Back Road Ramblers partnered with Vermont State Parks this summer to photograph and write about as many of the parks as we can reasonably visit. We explored Groton State Forest in July, along with Ricker State Park, Boulder Beach State Park, Kettle Pond State Park, Stillwater State Park, and Peacham Bog. The post below was originally published on the Vermont State Park blog, but I’m including it here as well to inspire my readers to visit Vermont’s fabulous natural areas.
Like many of Vermont’s most wild places, Groton State Forest is off the beaten path, nestled between the Green Mountains to the west and the hills of the Connecticut River Valley to the east. It’s one of Vermont’s largest publicly owned areas, encompassing almost 30,000 acres, and seven unique state parks. The forest and parks provide plenty of variety for adventurers, who come here to hike, bike, paddle, fish, camp, and relax.
I spent a blissful couple of days in Groton State Forest this summer (not long enough). My home base was Ricker Pond State Park, which was recommended by one of the Vermont State Park rangers as being on the quiet side (I’m always looking for quiet). I slept in a lean-to near the shores of Ricker Pond, but each day I set out to explore the lakes, ponds, mountains, bogs, and woods that make this place so special. Here are my favorite adventures in Groton State Forest.
I love exploring the flora and fauna of bogs, and Peacham Bog is one of the largest and most beautiful bogs in all of Vermont. Peacham Bog Natural Area encompasses 728 acres, but the bog itself is about 200 acres. It’s considered a dome bog, which means that it rises slightly above the local topography. I hiked the 4.5-mile Peacham Bog Loop Trail, which took about 4 hours with a stop for lunch. I didn’t see anyone else on the hike, but I did discover an abundance of songbirds (various warblers), millions of dragonflies, and the carnivorous pitcher plant, which was in flower and really beautiful.
The Peacham Bog Loop Trail begins at the nature center on Boulder Beach Road. Pay careful attention to your map and the signage as you’re hiking, because there are a lot of connecting trails. I took a wrong turn at one point, and could only back track to find where I went wrong. Lesson learned. The bog itself is a great place for a picnic — just follow the boardwalk to the lonely bench. This marks the halfway point if you’re following the Peacham Bog loop.
Early Morning Paddling on Ricker Pond
I was lucky enough to score a lean-to (Aster) right next to the canoe launch on Ricker Pond, so I took full advantage, and woke up early to paddle into the sunrise. There were at least 5 loons paddling with me through the fog, and they seemed to enjoy playing hide and seek with me as I paddled along. Ricker Pond’s small size allowed me to paddle along the whole shoreline as the sun was rising and still be back to the lean-to in time for a cup of coffee. Ricker Pond is a lovely, small campground, and just about every site is either on the water or set above it with an awesome view.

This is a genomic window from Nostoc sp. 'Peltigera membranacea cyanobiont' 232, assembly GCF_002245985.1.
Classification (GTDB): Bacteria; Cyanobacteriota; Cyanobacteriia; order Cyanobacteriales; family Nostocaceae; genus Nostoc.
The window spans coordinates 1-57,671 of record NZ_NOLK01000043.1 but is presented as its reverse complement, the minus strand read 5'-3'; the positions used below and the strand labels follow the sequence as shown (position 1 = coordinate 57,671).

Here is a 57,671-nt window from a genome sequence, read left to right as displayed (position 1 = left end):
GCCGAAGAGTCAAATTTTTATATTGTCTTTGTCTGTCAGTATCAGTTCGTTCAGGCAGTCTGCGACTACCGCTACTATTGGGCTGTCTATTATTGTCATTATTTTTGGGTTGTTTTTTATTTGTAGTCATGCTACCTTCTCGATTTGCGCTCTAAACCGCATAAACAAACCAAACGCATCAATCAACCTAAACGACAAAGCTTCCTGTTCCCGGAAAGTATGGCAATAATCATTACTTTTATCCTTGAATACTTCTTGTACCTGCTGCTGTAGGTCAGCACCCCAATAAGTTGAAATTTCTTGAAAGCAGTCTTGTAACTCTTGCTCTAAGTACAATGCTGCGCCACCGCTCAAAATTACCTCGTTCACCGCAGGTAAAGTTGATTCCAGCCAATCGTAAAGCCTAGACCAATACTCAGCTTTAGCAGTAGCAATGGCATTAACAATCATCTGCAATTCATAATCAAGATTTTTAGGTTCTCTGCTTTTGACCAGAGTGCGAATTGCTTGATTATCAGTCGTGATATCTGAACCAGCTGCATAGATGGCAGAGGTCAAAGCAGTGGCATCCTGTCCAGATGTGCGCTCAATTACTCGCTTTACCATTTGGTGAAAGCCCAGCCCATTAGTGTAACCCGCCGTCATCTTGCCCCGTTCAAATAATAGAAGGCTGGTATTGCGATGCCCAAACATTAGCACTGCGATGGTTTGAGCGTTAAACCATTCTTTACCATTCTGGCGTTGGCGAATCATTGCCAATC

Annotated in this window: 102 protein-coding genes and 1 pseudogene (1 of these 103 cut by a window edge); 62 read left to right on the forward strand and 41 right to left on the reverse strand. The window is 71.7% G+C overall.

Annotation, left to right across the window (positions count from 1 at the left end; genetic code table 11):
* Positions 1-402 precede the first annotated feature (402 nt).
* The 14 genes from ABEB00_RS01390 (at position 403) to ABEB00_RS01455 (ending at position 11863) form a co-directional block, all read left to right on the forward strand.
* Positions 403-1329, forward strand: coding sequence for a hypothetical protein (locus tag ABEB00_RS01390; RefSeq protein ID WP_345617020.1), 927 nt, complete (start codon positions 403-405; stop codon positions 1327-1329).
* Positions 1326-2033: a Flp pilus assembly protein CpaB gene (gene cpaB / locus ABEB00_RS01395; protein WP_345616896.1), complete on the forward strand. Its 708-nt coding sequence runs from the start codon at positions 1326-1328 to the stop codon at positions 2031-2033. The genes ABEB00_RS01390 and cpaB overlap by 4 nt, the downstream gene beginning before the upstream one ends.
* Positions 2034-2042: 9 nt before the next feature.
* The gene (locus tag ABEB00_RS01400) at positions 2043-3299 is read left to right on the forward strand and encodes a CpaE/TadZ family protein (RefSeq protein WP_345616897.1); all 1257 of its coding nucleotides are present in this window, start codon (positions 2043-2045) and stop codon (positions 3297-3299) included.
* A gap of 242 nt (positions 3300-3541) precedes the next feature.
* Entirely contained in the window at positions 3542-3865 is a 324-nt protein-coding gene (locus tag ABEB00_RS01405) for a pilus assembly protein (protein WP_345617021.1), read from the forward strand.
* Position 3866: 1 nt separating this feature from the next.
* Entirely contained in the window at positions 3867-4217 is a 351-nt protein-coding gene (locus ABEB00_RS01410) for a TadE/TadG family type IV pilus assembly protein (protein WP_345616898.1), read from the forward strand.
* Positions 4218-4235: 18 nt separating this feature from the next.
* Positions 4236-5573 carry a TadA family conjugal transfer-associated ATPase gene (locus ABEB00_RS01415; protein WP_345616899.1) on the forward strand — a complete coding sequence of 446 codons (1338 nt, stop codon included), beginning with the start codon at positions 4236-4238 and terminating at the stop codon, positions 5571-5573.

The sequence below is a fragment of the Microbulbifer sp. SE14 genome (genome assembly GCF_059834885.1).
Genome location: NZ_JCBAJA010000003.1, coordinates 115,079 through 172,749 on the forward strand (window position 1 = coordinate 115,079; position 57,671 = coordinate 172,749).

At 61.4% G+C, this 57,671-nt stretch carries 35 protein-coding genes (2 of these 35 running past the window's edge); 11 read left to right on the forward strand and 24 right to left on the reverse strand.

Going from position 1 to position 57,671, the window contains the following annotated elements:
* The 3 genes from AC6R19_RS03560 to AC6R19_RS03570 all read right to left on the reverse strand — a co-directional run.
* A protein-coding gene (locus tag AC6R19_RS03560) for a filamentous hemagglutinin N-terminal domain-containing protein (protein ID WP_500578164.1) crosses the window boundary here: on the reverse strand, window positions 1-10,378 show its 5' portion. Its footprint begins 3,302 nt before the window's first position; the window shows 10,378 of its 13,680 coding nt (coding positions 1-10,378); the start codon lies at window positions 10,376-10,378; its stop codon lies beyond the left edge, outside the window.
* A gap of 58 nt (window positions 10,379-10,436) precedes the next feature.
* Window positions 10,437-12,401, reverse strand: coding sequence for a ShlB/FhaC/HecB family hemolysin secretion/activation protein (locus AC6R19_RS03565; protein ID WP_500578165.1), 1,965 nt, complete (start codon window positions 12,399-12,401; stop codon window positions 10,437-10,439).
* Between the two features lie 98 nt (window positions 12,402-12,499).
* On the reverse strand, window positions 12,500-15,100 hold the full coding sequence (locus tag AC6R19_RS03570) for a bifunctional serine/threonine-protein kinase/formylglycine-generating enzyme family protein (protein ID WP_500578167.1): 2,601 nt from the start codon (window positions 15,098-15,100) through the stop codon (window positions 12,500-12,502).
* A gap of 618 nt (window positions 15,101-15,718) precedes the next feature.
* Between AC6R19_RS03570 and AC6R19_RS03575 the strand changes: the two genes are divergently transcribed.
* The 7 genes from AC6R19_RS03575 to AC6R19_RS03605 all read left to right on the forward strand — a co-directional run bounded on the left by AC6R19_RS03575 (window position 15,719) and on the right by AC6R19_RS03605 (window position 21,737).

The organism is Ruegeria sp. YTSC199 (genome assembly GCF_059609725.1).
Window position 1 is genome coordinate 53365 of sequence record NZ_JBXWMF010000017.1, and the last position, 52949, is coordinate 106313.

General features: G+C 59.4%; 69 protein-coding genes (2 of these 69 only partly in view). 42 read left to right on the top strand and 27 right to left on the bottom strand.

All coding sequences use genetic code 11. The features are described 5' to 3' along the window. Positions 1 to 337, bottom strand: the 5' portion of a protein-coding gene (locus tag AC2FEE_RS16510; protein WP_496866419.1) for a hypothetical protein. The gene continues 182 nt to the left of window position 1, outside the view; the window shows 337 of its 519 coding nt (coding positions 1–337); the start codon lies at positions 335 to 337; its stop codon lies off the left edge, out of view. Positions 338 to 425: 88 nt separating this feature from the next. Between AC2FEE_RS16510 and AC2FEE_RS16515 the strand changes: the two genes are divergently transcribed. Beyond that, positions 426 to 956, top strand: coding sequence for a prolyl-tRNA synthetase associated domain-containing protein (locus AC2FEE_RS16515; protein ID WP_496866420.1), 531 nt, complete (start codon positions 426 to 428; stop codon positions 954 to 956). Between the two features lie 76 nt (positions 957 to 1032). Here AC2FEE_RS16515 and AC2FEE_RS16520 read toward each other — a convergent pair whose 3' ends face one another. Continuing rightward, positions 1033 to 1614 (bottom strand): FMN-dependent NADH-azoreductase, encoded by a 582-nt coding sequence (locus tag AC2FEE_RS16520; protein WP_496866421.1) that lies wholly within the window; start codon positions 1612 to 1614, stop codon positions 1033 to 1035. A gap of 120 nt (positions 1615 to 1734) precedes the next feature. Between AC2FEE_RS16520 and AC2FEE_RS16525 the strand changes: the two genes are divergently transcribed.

Afternoon Swimming at Boulder Beach
Boulder Beach State Park is definitely the place to be for family swimming, picnicking and frolicking. There’s a fabulous sandy beach, and the water is clear and weed-free. It was high summer when I visited, and really hot, at least for Vermont. There were a lot of people at the beach — cooling off in the water or relaxing on the shore, but not so many that it felt crowded. I treated myself to an ice cream at the snack bar, and floated the rest of the day away.
Sunset from Owl’s Head
I asked a local friend where I should hike to catch the sunset, and she didn’t even hesitate for a minute before suggesting Owl’s Head. The trailhead to Owl’s Head is in New Discovery State Park. It’s a moderately steep hike, and just 1.5 miles, so you can easily hike up for the sunset and be back to your car before dark. This is a great hike for families with kids, and the views are fantastic!
A Hike and a Swim at Kettle Pond
Kettle Pond State Park is probably the most quiet park in Groton State Forest. There are a few primitive campsites that you can hike or paddle to, a trail around the lake, and a canoe portage. The trail is strewn with boulders and the sparkling water of the pond is always visible through the trees. It’s a lovely trail for listening to the loons, or discovering an elusive snowshoe hare. You’ll find a few nice swimming spots along the trail as well.
Visiting Groton State Forest was like escaping back in time. The landscape is wild, the trails uncrowded, and the pace blissfully slow. Plus, Groton provided me with the quintessential summer-in-Vermont vacation I’ve been looking for — camping, swimming, paddling, and hiking. It’s an enchanting place, with a bit of magic for every explorer.
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I’ve linked this post up with the Photo Friday link-up at Pierced Wonderings. It’s a great way to explore some amazing photo blogs with your weekend coffee.